Group Life Insurance

Group life insurance is a life insurance policy that applies to a large number of people. These policies are often found through employers, banks, and any other groups that an individual belongs to. Upon the death of the policyholder, the money goes to a designated individual or group.


1. Servicemembers' Group Life Insurance - Alternative

Servicemembers' group life insurance is an alternative to life insurance available for typical groups. This particular type of life insurance is only available to those members who are members of the United States Armed Forces. This means that no one, including spouses or dependents, can be covered under a policy. Spouses and dependents of someone who is in the Armed Forces can only recoup the benefit in the case of the policyholder's death, and only if they are named as the beneficiary. This policy, which is sometimes called SGLI, begins with $50,000 worth of coverage payable upon the death of the policyholder. This type of group life insurance policy is limited to a maximum amount of $400,000. Once a recruited member leaves, or retires from the Armed Forces, they can change their policy to a different service. The Veterans' Group Life Insurance is available for anyone who served time in the Armed Forces. The same limits as described above still apply. An individual who retires from the Armed Forces can apply for a policy of $50,000 up to $400,000. The cost of the policies is typically $.07 for every $1,000 of coverage the user seeks. For $7 a month, an individual can receive $100,000 of coverage. This applies only to individuals who currently serve in the Armed Forces, have served, or have retired from the military. It does not cover spouses or dependents.

2. Designating A Beneficiary

Once an individual has applied for group life insurance, and is granted coverage, they may need to file a Designation of Beneficiary document. This document essentially states how the money in the policy will be spread out upon the death of the policyholder. Certain life insurance companies require that an individual decide who their beneficiary, or beneficiaries, are when they first apply for coverage. Other companies allow policyholders to make this decision later on in the process, after they have been approved. There are also a large number of life insurance providers that never require an individual to make this decision. If the policyholder has a legally binding will, and this will has been filed, then the company will waive the beneficiary requirement. Users are advised to ask their own particular insurance provider about their beneficiary requirements.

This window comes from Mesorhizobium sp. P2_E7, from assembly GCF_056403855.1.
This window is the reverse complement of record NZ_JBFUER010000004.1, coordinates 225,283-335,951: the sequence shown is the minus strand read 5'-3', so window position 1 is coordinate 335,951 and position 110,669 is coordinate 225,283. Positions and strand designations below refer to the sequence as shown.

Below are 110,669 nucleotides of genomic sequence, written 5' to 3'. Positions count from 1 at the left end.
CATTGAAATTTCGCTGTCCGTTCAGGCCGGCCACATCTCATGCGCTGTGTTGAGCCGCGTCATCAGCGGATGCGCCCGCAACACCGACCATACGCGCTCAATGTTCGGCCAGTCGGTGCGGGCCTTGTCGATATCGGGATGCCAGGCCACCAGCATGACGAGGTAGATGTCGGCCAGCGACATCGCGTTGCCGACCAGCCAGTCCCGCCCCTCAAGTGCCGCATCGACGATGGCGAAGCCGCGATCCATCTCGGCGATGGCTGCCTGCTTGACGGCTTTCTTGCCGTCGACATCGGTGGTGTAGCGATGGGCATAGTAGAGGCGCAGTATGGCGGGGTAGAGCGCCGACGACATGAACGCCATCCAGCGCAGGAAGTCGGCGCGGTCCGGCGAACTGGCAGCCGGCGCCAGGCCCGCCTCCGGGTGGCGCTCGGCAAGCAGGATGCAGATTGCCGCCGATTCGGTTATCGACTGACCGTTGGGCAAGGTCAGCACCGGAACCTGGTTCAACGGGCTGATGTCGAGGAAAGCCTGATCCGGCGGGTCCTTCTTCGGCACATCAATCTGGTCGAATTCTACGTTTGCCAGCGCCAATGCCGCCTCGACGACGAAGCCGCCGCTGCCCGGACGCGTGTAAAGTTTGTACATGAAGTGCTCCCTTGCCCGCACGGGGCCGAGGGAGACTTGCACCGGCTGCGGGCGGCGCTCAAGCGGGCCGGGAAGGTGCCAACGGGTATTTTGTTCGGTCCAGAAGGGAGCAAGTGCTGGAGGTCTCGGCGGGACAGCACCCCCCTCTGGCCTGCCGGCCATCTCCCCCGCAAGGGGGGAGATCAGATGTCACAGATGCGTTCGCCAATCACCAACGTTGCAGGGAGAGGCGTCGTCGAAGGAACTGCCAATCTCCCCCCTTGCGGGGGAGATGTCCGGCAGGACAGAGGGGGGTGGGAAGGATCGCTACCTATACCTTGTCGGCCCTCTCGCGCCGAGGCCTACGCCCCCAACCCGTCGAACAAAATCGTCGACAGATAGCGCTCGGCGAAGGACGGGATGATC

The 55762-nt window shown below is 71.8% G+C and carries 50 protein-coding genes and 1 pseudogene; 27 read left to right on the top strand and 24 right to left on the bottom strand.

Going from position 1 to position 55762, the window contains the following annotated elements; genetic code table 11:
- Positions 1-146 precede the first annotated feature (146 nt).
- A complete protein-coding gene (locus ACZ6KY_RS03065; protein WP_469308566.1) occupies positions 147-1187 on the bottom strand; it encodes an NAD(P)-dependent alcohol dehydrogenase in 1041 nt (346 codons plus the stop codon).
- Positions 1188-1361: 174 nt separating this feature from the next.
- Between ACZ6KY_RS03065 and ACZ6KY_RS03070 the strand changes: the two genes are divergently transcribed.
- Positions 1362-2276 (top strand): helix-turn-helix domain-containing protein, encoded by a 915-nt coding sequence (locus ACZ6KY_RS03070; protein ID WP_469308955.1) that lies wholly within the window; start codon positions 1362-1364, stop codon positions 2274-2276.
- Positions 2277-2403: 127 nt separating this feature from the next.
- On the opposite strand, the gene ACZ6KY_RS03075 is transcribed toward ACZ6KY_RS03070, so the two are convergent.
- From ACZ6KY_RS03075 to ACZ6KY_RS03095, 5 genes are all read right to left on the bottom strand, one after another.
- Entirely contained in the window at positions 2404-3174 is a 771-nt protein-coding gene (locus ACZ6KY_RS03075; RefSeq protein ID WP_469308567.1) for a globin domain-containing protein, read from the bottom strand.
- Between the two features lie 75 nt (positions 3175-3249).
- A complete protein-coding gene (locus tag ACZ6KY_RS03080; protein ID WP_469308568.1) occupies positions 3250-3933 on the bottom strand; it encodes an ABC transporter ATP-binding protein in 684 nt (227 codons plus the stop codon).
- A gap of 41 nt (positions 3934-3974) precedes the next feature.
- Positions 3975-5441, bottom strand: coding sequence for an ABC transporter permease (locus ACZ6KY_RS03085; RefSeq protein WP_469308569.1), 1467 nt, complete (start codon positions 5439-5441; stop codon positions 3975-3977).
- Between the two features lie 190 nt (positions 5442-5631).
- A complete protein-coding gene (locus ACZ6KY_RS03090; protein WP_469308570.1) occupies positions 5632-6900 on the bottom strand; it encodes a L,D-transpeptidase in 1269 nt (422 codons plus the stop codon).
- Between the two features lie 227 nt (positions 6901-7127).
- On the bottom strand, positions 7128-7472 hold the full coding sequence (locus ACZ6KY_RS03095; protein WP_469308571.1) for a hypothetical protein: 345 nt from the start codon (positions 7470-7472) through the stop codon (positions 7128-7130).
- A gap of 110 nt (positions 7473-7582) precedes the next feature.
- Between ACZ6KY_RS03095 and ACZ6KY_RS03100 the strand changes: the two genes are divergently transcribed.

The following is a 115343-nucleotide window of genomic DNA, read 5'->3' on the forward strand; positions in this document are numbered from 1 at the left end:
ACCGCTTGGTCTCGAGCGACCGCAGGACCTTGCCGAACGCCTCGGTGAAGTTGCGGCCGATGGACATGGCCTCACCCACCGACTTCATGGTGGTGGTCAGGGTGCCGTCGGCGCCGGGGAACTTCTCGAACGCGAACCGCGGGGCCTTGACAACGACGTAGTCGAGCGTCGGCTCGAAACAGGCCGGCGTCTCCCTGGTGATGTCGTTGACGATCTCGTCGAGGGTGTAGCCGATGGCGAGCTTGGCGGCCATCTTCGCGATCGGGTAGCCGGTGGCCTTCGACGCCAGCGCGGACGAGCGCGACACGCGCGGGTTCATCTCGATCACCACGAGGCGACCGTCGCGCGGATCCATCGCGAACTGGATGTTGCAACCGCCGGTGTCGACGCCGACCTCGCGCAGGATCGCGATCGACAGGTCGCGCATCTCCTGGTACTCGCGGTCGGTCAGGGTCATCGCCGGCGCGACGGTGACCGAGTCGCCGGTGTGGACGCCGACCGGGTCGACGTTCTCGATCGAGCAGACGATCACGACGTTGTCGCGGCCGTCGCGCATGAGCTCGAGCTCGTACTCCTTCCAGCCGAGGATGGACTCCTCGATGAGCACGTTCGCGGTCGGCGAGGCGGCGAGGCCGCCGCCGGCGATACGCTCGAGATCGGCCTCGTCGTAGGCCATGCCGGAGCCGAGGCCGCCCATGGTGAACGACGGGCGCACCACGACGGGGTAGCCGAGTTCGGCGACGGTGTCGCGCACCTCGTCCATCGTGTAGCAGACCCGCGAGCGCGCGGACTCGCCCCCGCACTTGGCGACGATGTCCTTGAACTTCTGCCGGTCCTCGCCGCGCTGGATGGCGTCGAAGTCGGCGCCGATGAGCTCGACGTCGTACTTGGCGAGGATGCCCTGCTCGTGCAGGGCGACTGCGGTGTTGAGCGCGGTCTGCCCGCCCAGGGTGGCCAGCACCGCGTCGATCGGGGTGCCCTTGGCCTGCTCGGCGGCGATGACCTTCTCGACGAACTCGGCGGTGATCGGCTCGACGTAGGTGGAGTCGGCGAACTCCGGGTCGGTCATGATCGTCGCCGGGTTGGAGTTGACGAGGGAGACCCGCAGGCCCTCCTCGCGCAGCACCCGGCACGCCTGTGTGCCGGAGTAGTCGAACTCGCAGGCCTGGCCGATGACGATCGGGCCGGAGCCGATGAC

3. Breaks In Service

A break in service is known as a period of time in which the policyholder leaves the organization where they previously had coverage. When the holder returns to that particular employer or organization, this is known as a break in service. Depending on the reason why a person leaves, the coverage may be extended for a set period of time. Breaks in service usually apply only to employer-based life insurance, and not insurance provided by another organization such as a school or financial institution. An individual who leaves their job for military service will be granted an extension of their benefits up to twelve months following the day they leave the military. For example, if an employee is put on active duty, up from reserve status, their benefits will still be in place when they return. Those benefits will be held in place for a year following their last day in the military. This gives the individual time to return to work and begin making their payments again. An individual who voluntarily leaves their employer, or is fired, will be given twelve months to collect on their benefits, following their last date of employment.

4. Employer Group Life Insurance

Employer based group life insurance is often the most popular option for those looking for benefits. Many employers allow individuals to purchase a life insurance policy that is unique to their company. The individual can still determine the amount of their policy, from a few thousand dollars to more than a million dollars. The amount of the policy determines how much money the employee needs to pay every year to guarantee their benefits. Employer based group health insurance often requires that the employee choose a beneficiary during the application process. When employees leave the company, either for voluntary reasons or involuntary ones, they are often not able to carry their benefits with them. They are typically given a twelve-month window to collect on their benefits, starting from the last day they were employed. If an employee moves to a company that uses the same insurance provider, they are usually able to reenroll and regain their previous benefits. The same holds true if the employee returns to their original company, even after the twelve month period has passed.

5. Organizational Group Life Insurance

Individuals who cannot receive life insurance through their employer can look to any organizations they belong to for coverage. Many financial institutions include a specific life insurance policy on each of their members, even if the members are unaware of this fact. This amount is typically $10,000 available upon death, but members may also be able to increase this amount throughout the year. Individuals can also take part in group life insurance provided by their higher learning institution. Any student enrolled in a college or university has access to group life insurance through their school. There are social clubs that sometimes provide group life insurance for members. Individuals should also look at their spouse and parents as a way to find life insurance. Parents are able to buy life insurance policies on their adult children, while a husband or wife can add their spouse to an existing policy.

6. Decrease And Increase Coverage